I just moved to a new city and I feel very isolated. How do I make friends?
For those of us who have lived in many places, we often think of moving cities as no big deal. We may have mastered the art of packing the perfect box. We may have set up the wifi in advance. We may have spent countless hours online, researching our new home, wondering whether they have any good secondhand bookshops. However, no matter how many times we have done it, there is no denying the fact that moving to a new place alone can be really unsettling. So, whatever the reason for your move, well done for leaning in to this choice. It’s brave. Make sure you keep sight of that.
As for the isolation, this can be a really horrible feeling. It can be easy to believe that everyone else in the town is together, having a wonderful time, and you haven’t received an invite to the party. Know that this is not the case. Sadly, in these times of extreme connection, lots of people feel more lonely than ever before. In recent research by the Campaign to End Loneliness, 45% of adults in England said that they felt occasionally, sometimes or often lonely. It’s as much of a pandemic as any other. Oh, and speaking of pandemics, that really hasn’t helped things either. All of this is just to say that, in feeling isolated, you’re not alone.
The case for making friends as an adult is not hopeless, not at all. But it can be a little scary. This is because the best way to make friends as an adult is to put yourself out there. And in doing that, you risk rejection. You should know, however, that rejection is unlikely. You are, after all, an interesting person with plenty to offer the world. So get out there. The most common way to make friends is at work. If you’re going to spend 80% of your time with people, you might as well befriend them. Talk to your co-workers. Listen to them. Ask questions. The wonderful Jo Cox said, “We are far more united and have far more in common than that which divides us.” Don’t be afraid; you will find your tribe.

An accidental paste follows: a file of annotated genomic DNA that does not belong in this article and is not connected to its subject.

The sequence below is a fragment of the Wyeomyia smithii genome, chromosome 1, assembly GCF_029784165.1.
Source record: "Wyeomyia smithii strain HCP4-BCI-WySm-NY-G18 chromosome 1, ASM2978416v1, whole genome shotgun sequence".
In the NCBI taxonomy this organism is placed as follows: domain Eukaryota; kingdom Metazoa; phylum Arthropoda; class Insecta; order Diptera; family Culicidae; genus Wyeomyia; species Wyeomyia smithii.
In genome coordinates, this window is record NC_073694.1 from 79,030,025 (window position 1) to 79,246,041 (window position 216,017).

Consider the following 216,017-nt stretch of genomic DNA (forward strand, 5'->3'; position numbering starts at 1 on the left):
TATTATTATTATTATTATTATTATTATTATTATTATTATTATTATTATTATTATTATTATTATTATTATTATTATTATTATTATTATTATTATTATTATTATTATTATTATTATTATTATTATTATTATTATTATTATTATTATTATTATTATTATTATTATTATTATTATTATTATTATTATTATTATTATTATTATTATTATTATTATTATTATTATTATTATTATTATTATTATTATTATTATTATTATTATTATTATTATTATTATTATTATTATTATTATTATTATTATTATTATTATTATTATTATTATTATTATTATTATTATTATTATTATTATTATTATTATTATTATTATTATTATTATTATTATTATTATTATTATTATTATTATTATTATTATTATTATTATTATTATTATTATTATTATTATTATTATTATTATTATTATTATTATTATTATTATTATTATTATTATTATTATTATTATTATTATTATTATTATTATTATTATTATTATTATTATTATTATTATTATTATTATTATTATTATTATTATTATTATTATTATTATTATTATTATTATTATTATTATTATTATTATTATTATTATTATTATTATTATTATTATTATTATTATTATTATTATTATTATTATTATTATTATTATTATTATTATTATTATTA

If you, like me, are working from home right now, and spend more time talking to your pets and plants than actual people, you will need to make more of an effort. Can you meet people through your hobbies? Can you go and volunteer your time? Can you connect with people online? It’s not as simple as it was at school, when you became best friends with the person you sat next to in Maths, but that doesn’t mean you shouldn’t try. One of the scariest things about making friends in adulthood is the idea that you will somehow be found wanting. But look outwards. Being a friend is as much about supporting someone as being supported. Give love – thoughtful love, which does not compromise your boundaries – and just watch how it flies back to you. You’re never alone. I wish you luck on the journey ahead.
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